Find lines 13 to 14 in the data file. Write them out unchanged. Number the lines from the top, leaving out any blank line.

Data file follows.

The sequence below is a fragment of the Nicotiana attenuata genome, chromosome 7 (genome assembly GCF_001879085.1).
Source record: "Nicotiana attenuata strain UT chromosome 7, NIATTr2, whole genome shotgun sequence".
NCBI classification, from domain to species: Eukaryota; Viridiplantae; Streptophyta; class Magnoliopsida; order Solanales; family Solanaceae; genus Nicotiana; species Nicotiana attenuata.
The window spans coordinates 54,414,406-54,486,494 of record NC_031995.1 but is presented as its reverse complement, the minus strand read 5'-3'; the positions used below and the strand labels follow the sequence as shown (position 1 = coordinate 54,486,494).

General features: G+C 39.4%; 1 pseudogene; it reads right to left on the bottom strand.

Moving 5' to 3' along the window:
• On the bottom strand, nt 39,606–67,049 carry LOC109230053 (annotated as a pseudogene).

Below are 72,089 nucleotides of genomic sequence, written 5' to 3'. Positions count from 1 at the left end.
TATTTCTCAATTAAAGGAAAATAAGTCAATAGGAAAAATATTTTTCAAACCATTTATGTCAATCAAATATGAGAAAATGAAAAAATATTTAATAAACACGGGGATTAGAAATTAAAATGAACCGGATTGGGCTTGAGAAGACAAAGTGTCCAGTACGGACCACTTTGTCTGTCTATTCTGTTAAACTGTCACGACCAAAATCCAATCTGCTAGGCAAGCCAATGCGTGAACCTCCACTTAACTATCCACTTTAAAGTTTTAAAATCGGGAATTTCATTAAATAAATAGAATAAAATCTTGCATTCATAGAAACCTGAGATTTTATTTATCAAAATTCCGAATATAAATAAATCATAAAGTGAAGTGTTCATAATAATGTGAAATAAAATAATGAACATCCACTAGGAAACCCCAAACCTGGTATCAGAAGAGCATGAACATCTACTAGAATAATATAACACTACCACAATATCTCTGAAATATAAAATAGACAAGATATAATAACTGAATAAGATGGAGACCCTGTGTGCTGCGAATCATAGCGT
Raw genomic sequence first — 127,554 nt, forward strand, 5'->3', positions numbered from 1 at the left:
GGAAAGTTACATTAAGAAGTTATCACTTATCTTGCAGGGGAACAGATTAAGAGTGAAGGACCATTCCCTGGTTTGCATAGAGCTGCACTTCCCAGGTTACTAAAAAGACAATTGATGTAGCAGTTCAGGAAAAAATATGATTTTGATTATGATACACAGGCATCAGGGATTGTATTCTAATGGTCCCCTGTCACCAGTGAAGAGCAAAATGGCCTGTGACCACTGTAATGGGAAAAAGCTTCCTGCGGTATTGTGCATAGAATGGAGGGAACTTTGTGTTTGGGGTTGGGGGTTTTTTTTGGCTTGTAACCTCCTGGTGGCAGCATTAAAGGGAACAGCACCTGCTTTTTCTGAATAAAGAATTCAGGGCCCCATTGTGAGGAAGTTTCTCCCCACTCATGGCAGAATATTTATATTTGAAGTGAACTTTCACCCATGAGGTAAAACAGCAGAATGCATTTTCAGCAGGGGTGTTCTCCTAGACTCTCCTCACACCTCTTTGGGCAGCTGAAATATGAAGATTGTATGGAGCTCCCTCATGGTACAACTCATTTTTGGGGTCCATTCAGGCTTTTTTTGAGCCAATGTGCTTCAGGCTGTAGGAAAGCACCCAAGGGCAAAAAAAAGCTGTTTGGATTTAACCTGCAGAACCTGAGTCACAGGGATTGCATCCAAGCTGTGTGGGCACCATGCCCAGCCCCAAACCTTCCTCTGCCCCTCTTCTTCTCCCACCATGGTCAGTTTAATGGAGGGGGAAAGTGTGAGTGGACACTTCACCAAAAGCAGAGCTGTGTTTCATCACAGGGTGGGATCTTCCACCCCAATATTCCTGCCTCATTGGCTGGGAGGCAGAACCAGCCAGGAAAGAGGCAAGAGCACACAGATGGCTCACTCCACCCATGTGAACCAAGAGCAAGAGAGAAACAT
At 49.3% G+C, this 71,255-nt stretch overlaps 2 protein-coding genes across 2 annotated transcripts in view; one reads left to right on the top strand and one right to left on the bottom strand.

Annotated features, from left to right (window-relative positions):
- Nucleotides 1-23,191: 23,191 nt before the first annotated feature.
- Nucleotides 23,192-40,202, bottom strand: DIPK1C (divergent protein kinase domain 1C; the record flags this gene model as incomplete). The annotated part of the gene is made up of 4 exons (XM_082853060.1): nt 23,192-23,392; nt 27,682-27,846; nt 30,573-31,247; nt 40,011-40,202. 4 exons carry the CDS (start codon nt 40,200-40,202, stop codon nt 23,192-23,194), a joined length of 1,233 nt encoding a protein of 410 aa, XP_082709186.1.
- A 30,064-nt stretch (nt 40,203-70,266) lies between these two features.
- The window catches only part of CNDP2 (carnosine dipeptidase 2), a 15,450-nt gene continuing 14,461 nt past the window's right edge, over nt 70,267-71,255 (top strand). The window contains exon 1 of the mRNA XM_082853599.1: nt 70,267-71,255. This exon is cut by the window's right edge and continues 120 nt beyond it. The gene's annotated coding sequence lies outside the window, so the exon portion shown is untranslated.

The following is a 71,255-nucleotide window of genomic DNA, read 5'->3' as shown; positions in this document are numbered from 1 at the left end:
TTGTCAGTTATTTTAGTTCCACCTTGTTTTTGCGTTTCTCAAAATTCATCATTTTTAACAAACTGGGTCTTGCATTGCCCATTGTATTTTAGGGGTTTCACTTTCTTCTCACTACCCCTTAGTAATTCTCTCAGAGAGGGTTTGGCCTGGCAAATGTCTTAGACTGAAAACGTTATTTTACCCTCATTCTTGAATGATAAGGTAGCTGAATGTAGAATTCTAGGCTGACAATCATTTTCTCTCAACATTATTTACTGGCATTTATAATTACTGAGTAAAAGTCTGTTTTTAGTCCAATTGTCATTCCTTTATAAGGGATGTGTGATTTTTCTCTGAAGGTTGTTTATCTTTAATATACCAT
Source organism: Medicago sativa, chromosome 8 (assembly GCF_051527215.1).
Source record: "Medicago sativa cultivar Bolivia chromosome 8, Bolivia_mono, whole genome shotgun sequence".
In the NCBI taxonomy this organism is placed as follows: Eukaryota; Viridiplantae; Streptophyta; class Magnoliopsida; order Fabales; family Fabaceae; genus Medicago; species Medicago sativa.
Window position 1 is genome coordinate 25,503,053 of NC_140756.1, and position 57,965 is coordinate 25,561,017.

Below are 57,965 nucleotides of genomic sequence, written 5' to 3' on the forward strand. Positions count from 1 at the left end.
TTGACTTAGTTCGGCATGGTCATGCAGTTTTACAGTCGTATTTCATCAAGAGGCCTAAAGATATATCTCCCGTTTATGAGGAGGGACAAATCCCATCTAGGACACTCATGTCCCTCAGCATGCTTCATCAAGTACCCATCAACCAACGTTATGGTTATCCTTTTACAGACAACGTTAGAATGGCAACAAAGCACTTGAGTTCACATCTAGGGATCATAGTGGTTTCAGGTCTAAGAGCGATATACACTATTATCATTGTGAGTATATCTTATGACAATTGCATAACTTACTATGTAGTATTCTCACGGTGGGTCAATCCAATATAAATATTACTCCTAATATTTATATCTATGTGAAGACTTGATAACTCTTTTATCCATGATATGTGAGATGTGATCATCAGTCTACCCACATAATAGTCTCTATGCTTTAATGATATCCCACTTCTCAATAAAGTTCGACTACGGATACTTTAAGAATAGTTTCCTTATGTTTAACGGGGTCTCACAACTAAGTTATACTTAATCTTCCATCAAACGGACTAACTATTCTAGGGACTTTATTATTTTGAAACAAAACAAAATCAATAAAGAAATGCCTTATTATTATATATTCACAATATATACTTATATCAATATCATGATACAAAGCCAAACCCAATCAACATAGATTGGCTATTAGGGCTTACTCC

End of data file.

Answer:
Annotated features, from left to right (window-relative positions):
- Nucleotides 1-23,191: 23,191 nt before the first annotated feature.